Clinical Reference Systems: Pediatric Advisor 10.0
Eye Infection with Pus (Bacterial)
- yellow discharge in the eye
- eyelids stuck together with pus, especially after
- dried eye discharge on the upper cheek
- white part of eyes may or may not have some redness or
- eyelids usually puffy due to irritation from the
This condition is also called bacterial conjunctivitis,
runny eyes, or mattery eyes.
Note: A small amount of cream-colored mucus in the inner
corner of the eyes after sleeping is normal.
Eye infections with pus are caused by bacteria and can be a
complication of a cold. Pink eyes without a yellow
discharge, however, are more common and are due to a virus.
With proper treatment the yellow discharge should clear up
in 72 hours. The red eyes (which are due to the cold) may
persist for several more days.
- Cleaning the eye
Before putting in any medicines, remove all the pus from
the eye with warm water and wet cotton balls. Unless
this is done, the medicine will not have a chance to
- Antibiotic eyedrops or ointments
Bacterial conjunctivitis must be treated with an
antibiotic eye medicine prescribed by your child's
Putting eyedrops or ointment in the eyes of young
children can be a real battle. Ideally it's done with
two adults. One person can hold the child still while
the other person opens the eyelids with one hand and
puts in the medicine with the other. One person can do
it alone if she sits on the floor holding the child's
head (face up) between the knees to free both hands to
put in the medication.
If your physician has prescribed antibiotic eyedrops,
put two drops in each eye every 2 hours while your child
is awake. Do this by gently pulling down on the lower
lid and placing the drops there. As soon as the
eyedrops have been put in the eyes, have your child
close them for 2 minutes so the eyedrops will stay
inside. If it is difficult to separate your child's
eyelids, put the eyedrops over the inner corner of the
eye while he is lying down. When your child opens his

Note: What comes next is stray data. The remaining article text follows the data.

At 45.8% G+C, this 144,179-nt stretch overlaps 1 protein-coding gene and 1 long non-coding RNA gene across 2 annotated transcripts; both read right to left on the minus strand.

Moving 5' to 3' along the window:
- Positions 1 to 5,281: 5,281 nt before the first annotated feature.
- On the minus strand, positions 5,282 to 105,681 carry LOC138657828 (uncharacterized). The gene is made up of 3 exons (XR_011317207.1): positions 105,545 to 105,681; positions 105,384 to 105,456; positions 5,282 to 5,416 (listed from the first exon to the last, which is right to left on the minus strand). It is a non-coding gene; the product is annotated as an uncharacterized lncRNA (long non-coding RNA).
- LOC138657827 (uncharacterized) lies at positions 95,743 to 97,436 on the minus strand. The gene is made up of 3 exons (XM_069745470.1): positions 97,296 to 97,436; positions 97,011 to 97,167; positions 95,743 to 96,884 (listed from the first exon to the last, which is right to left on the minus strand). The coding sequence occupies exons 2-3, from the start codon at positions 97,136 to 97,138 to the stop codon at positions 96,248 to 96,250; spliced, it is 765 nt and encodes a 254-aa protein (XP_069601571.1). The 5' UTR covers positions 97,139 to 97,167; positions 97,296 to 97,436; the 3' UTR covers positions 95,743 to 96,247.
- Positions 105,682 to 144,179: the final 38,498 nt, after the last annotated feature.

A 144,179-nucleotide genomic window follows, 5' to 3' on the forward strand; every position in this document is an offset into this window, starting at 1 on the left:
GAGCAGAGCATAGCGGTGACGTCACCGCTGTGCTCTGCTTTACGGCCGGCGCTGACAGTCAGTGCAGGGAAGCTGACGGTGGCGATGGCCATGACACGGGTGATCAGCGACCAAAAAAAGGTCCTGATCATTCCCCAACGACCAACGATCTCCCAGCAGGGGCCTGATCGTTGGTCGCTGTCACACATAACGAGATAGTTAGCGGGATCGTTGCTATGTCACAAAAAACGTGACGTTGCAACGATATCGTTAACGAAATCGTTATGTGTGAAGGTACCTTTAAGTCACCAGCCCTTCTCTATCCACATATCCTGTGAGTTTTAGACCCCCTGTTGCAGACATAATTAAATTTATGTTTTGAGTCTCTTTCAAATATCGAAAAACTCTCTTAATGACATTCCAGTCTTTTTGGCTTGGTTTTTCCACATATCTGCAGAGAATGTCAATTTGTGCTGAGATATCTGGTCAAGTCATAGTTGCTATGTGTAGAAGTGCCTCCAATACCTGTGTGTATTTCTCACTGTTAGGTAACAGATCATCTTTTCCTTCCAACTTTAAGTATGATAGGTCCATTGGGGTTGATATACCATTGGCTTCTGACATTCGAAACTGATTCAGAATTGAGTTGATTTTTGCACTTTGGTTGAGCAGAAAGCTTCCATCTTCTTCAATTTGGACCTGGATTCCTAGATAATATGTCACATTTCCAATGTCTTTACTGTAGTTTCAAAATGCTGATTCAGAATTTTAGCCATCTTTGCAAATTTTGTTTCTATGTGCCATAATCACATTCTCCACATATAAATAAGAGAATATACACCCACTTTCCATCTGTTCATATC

eye and blinks, the eyedrops will flow in. Continue the
eyedrops until your child has awakened two mornings in a
row without any pus in the eyes.
If your physician has prescribed antibiotic eye
ointment, the ointment needs to be used just four times
a day because it can remain in the eyes longer than
eyedrops. Separate the eyelids and put in a ribbon of
ointment along the lower eyelid from one corner of the
eye to the other. If it is very difficult to separate
your child's eyelids, put the ointment on the edges of
the eyelids. As the ointment melts from body heat, it
will flow onto the eyeball. Continue until two mornings
have passed without any pus in the eye.
- Contact lenses
Children with contact lenses need to switch to glasses
temporarily. This will prevent damage to the cornea.
The pus from the eyes can cause eye infections in other
people if they get some of it on their eyes. Therefore,
it is very important for the sick child to have his own
washcloth and towel. He should be encouraged not to
touch or rub his eyes because it can make his infection
last longer. Touching his eyes also puts a lot of germs
on his fingers. Your child's hands should be washed
often to prevent spreading the infection.
After using eyedrops for 24 hours, and if the pus is
minimal, children can return to day care or school.
CALL YOUR CHILD'S PHYSICIAN IMMEDIATELY IF:
- The outer eyelids become very red or swollen.
- The vision becomes blurred.
- Your child starts acting very sick.
CALL YOUR CHILD'S PHYSICIAN WITHIN 24 HOURS IF:
- The infection isn't cleared up after 3 days of treatment.
- Your child develops an earache.
- You have other concerns or questions.